Woman Free Article

With a Covid-restricted Christmas approaching, Polly puts her usual frustrations to one side.

It’s always profoundly irritated me that some people travel through airports with their wheeled suitcases lazily following behind them. As though they are walking a ghost dog. Absolutely no regard for anyone else attempting to navigate their way through the often overly congested corridors and to their gates.

I can’t count the number of times I’ve tripped over some random Samsonite being lackadaisically hauled along; how many times I’ve been cut off by some self-absorbed commuter who seems to have no idea of anyone else within a three metre radius.

“Why didn’t they check it in?” I always think to myself with a very judgy inner voice. “It clearly weighs more than 7kg!”

There is a special place in hell for those people. It’s an airport terminal with constantly delayed flights, no coffee, and absolutely no empty uncomfortable moulded plastic seats.

But this Christmas it will be different, won’t it? It isn’t like that anymore, and will not be like that for some time perhaps. The irritation I feel is no longer with other travellers who lack luggage etiquette. In fact, I’m not irritated at all by anyone in an airport.

As this year rolls on, I find it difficult to feel irritated by anything or anyone. What I feel now is compassion. It isn’t something I’ve been intentionally working on. It just happened.

I feel compassion for those of us stuck in lockdown and who can barely travel down the road, let alone out of town.

I feel compassion for the kids who won’t get home for Christmas; the kids doing an extended OE in countries rife with Covid.

I feel compassion for parents who can’t travel to see their children here in Aotearoa.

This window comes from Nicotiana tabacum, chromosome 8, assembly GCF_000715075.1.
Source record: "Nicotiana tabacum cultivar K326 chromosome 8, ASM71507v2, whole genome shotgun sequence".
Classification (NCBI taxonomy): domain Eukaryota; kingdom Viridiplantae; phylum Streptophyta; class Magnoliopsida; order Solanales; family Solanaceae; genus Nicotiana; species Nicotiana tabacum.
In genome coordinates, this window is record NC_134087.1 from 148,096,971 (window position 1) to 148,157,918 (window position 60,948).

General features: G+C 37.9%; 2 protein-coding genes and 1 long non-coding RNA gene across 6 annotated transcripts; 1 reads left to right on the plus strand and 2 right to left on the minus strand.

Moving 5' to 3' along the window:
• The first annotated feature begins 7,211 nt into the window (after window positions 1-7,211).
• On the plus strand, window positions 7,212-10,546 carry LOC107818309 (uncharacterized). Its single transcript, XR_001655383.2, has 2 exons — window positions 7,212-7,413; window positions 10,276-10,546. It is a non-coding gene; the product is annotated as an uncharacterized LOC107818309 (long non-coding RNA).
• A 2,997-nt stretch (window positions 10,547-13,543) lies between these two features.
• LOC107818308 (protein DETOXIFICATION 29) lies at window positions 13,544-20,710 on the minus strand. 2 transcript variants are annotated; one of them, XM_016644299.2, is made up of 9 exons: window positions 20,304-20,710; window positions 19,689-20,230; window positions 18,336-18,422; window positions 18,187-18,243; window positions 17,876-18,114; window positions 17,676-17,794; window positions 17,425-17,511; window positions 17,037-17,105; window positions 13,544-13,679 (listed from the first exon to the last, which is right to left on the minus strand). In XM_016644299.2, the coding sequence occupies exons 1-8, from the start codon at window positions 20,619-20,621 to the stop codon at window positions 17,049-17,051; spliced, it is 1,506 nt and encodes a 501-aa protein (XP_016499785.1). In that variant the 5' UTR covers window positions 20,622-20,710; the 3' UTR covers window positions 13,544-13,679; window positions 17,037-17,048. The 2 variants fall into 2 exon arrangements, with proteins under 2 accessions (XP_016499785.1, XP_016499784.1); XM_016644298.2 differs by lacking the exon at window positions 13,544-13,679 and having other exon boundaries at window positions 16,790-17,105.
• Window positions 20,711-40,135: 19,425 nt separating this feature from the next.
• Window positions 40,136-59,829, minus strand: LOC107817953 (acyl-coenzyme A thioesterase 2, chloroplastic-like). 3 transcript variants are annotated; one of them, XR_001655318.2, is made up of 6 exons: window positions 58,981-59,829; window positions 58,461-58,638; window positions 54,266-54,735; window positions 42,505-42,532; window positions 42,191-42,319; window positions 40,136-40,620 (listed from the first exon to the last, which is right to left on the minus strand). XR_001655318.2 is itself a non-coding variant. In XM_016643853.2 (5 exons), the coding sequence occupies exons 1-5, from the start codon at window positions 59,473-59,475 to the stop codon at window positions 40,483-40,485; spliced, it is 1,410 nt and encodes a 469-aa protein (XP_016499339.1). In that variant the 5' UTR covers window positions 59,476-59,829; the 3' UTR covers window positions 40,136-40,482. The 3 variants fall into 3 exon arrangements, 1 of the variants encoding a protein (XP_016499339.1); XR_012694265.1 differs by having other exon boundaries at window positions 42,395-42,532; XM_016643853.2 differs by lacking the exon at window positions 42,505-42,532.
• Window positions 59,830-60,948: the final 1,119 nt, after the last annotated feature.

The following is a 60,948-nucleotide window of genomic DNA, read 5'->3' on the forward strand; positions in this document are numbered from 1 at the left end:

I feel compassion for retailers worried they won’t have the Christmas rush they rely on, and the cafés and venues who likewise rely on Christmas parties and work celebrations.

I feel compassion for all of us. Families and friends at war over vaccination.

This year, in my opinion, has no room for silly irritations or hasty judgements.

As Christmas approaches, it’s going to look different. It’s going to feel different. The sun will shine on Christmas Day, or as it always seemed the case to me when growing up in South Auckland, it will be overcast and unbearably muggy. In some form or other we’ll eat ham, have a little too much pav and trifle, and reluctantly pull at Christmas crackers, that will contain dad jokes and a hat always too small for our heads. We’ll complain that someone else got the pretty ring in their cracker, while we got the dumb tiny nail file.

But it will be different. People we love may be missing. People who may have once meandered mindlessly through airports carelessly trailing their bags behind them won’t be at airports, and they won’t get home, and they will be so desperately missed.

We’ll eat ham, have a little too much pav and trifle, and reluctantly pull at Christmas crackers. But it will be different.

I hope that your Christmas brings you only good things. I hope it brings you lengthy emotion-filled Zoom calls from those you love, and a Santa sack full of hope.

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